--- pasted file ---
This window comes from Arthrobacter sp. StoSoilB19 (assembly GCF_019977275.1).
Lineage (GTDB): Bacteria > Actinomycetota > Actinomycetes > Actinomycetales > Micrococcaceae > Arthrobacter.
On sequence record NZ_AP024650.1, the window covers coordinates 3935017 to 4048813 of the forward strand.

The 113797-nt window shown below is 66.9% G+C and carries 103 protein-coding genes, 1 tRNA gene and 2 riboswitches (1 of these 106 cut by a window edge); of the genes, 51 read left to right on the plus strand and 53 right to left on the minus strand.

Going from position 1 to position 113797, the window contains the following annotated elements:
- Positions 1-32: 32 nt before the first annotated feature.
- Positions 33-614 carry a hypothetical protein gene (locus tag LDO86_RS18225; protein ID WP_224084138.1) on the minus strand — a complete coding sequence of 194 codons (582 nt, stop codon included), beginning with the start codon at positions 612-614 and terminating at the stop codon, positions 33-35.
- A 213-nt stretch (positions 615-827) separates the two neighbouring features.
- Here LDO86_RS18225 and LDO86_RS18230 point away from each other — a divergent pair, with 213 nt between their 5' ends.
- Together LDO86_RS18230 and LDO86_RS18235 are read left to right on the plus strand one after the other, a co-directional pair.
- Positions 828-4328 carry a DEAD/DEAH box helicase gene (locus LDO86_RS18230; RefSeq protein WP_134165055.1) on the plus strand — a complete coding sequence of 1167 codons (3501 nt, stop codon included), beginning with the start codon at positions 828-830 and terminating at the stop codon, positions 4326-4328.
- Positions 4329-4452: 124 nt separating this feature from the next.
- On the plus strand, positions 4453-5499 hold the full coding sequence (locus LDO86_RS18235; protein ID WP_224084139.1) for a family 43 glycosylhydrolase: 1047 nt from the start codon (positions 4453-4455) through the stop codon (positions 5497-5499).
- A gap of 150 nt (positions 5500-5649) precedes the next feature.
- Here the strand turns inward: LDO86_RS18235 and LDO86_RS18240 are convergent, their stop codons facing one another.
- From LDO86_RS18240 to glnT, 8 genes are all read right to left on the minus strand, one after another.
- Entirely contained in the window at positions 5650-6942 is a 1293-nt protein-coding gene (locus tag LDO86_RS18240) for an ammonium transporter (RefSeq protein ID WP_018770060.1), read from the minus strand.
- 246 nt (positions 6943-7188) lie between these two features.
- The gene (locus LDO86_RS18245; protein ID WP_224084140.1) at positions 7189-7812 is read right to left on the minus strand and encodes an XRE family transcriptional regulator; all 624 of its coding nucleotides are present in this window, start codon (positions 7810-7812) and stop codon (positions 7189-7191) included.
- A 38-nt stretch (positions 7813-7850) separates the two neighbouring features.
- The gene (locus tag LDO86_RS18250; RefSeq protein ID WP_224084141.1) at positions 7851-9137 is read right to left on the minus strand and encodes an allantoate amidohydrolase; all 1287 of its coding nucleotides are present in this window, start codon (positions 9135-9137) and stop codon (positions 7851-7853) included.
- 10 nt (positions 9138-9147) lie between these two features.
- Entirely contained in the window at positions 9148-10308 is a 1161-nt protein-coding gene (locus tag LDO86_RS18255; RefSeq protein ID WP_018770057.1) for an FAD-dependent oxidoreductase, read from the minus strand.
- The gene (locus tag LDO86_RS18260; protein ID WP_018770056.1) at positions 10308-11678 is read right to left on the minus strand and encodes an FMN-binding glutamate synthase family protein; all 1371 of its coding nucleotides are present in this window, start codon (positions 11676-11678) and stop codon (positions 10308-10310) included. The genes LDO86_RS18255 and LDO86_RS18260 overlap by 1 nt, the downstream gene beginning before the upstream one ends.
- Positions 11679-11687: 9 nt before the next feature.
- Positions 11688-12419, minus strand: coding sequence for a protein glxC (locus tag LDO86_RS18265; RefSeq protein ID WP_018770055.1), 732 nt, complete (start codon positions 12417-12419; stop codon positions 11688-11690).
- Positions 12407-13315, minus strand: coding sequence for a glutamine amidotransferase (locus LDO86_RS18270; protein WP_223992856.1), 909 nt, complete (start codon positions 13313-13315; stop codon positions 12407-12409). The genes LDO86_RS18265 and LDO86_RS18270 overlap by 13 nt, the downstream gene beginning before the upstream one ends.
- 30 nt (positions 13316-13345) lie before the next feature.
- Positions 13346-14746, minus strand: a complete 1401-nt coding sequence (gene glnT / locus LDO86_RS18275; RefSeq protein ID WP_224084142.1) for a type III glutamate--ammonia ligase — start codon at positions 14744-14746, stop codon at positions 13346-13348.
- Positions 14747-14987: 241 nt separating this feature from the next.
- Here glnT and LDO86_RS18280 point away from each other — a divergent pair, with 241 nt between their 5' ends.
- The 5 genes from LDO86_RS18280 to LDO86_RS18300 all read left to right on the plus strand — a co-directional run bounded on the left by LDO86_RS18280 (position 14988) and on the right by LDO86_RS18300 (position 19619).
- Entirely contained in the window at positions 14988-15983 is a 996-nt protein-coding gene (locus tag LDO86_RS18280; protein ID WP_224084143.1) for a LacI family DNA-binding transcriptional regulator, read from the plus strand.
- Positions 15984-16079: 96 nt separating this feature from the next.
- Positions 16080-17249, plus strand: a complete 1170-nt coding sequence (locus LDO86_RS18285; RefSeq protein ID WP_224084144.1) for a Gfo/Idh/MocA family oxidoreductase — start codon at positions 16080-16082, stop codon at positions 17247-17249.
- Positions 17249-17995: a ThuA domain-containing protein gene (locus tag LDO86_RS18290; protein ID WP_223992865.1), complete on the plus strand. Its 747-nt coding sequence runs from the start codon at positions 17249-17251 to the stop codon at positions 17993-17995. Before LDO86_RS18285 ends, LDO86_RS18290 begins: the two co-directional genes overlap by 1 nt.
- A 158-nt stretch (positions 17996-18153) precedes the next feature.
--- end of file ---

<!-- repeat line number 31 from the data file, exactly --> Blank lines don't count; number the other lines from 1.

- Here glnT and LDO86_RS18280 point away from each other — a divergent pair, with 241 nt between their 5' ends.